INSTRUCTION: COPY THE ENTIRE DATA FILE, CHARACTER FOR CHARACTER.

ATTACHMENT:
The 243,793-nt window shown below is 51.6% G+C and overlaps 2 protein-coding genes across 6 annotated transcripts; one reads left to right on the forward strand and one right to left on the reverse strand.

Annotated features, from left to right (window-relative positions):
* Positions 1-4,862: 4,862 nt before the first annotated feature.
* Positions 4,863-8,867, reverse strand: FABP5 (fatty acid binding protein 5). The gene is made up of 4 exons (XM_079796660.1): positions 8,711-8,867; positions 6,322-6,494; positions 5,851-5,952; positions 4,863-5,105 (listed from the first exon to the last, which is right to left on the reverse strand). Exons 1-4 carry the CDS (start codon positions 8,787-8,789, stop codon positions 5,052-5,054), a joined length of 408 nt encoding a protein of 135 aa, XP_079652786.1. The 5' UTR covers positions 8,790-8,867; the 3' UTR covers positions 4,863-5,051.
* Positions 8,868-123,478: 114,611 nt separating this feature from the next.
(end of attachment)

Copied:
The 243,793-nt window shown below is 51.6% G+C and overlaps 2 protein-coding genes across 6 annotated transcripts; one reads left to right on the forward strand and one right to left on the reverse strand.

Annotated features, from left to right (window-relative positions):
* Positions 1-4,862: 4,862 nt before the first annotated feature.
* Positions 4,863-8,867, reverse strand: FABP5 (fatty acid binding protein 5). The gene is made up of 4 exons (XM_079796660.1): positions 8,711-8,867; positions 6,322-6,494; positions 5,851-5,952; positions 4,863-5,105 (listed from the first exon to the last, which is right to left on the reverse strand). Exons 1-4 carry the CDS (start codon positions 8,787-8,789, stop codon positions 5,052-5,054), a joined length of 408 nt encoding a protein of 135 aa, XP_079652786.1. The 5' UTR covers positions 8,790-8,867; the 3' UTR covers positions 4,863-5,051.
* Positions 8,868-123,478: 114,611 nt separating this feature from the next.